Pistol Vs Handgun – What Is The Difference?

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Pistols and handguns are the same, right? Well, no. While there is a bit of an overlap between the terms, they are completely separate definitions. There are differences between pistols and handguns.

Don’t worry. You will find out everything that you need to know about those differences on this page.

Pistol Vs Handgun

Difference Between A Handgun And A Pistol

What Is a Handgun?

Let’s start with the definition of a handgun. Luckily, this is a word that pretty much describes itself.

A handgun is any gun that can be held in your hand. More specifically, it is any gun that has been designed to be aimed and fired while being gripped with a single hand.

It is basically a category of gun and can cover the following (not an exhaustive list):

  • Pistols
  • Revolvers
  • Derringers
  • Machine pistols

In fact, if you go far enough back in history, the likes of hand cannons and flintlocks would all come under the handgun definition. It really is just any gun that can be fired while being gripped with a single hand. So, a short stock at an angle.

A shotgun or rifle would never be classed as a handgun, even if you decided to be somewhat unsafe with them and try and fire them one-handed. This is because they have not actually been designed for that.

What Is a Pistol?

This is where people may start to get a bit confused. This is because we aren’t really pitting pistol vs handgun here. As we mentioned previously, a pistol is a handgun. However, it is a very specific type of handgun.

The technical definition for a pistol is any handgun that has a single chamber built into the barrel of the gun. This means that a revolver wouldn’t be a pistol, despite what some people seem to claim. This is because a revolver has revolving chambers.

The ATF actually has a specific definition for the term ¨’pistol’. In order for a handgun to be classed as a pistol, it must meet the following criteria:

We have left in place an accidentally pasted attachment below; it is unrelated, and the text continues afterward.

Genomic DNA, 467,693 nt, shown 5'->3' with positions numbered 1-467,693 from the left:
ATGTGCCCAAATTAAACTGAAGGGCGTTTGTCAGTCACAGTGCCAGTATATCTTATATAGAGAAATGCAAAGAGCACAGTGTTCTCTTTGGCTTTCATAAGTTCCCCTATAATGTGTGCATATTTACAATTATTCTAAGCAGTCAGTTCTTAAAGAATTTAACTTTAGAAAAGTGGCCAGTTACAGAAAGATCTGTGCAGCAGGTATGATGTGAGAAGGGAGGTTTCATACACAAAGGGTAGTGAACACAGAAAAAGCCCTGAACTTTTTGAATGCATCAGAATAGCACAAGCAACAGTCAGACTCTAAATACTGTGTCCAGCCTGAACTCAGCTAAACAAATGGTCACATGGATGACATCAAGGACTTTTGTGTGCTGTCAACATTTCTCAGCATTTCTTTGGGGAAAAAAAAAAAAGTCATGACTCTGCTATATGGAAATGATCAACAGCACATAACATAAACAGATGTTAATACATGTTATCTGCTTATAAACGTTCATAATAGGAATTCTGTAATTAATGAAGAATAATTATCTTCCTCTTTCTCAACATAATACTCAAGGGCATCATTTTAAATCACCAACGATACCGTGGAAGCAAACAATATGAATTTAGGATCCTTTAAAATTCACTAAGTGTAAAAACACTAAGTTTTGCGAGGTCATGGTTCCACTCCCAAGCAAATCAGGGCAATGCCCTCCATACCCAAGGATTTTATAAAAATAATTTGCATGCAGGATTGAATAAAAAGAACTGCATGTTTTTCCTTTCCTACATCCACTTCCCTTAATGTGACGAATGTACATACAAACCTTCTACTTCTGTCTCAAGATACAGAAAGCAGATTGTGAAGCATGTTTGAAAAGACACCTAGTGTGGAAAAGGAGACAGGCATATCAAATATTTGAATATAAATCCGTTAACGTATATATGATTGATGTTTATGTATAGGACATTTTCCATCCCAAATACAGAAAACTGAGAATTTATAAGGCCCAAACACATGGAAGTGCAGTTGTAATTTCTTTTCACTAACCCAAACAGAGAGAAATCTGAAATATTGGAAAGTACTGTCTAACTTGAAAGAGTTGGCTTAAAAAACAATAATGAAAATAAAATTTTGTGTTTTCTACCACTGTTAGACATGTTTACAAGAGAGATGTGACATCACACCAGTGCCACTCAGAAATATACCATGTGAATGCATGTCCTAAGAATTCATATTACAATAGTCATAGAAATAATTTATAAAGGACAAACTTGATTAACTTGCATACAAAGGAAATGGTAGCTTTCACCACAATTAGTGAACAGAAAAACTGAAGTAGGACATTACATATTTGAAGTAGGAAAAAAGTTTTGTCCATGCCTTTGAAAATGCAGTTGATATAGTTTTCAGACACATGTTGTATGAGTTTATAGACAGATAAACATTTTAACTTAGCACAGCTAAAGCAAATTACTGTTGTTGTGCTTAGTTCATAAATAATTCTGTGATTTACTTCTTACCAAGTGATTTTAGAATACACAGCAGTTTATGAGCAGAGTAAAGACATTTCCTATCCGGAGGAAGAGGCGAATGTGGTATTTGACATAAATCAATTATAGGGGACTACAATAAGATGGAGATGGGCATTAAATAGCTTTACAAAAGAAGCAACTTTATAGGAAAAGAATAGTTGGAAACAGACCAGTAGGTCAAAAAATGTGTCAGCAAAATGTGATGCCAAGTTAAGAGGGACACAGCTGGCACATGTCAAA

• The chamber must either be part of the barrel or aligned permanently with the barrel.
  • The short stock must be designed to be gripped with one hand (basically your definition of handgun)

To make things a little bit confusing for you (sorry about that!), the ATF definition actually classes any handgun with a fixed chamber as being a pistol.

This means that a handgun with multiple fixed chambers would technically be classed as a pistol by the ATF. Although, you don’t really need to worry about that too much. You can just stick to the dictionary definition of ‘single chamber’.

Difference Between A Handgun And Pistol

Why Do People Use ‘Pistol’ To Refer To ‘Handguns’?

Well, you have a couple of things to blame for that:

  • History
  • The British

The term ‘pistol’ isn’t a new term. Oh no. It goes way back. In fact, it goes so far back that those single barrel handguns hadn’t actually been invented yet. A few centuries ago, the term pistol was actually used as a term to cover all handguns.

After all, the guns that it used to describe now didn’t exist. It seems that time didn’t really help people 100% convert to the new definition of pistol, so a lot of people are just using the term to refer to all handguns.

So, why should we blame the British? Well, why not? We are sure they have done something wrong. However, on the whole pistol vs handgun front, they have been especially bad. You see, there is no distinct definition in British English between the two.

In fact, if you go by the Oxford English Dictionary, the words are used interchangeably. All laws that mention ‘pistols’ should also be read to mean ‘handguns’ and vise versa. Even in the military, there is no distinct definition between the two.

Of course, because British English is the most common form of spoken English (you can thank the Commonwealth for that), there are actually very few countries that make a distinction between pistols and handguns. It is only really here in the US that we do it.

This means that you will have countless people sharing all of these different definitions, and the global nature of the internet means things can get a little bit confusing.

Truth be told, only the most serious of gun enthusiasts are probably going to care if you use the terms interchangeably. The only time you really need to know the difference between a handgun and a pistol is if you are purchasing a gun.


All pistols are handguns, but not all handguns are pistols. Perhaps the best way to tell you have a pistol in your hand is to work out where the chamber is. If it is a single fixed chamber (or multiple, if you listen to the ATF), then you have a pistol.

If the chamber isn’t fixed, but the gun has still been designed to be gripped with a single hand, then you have another type of handgun.

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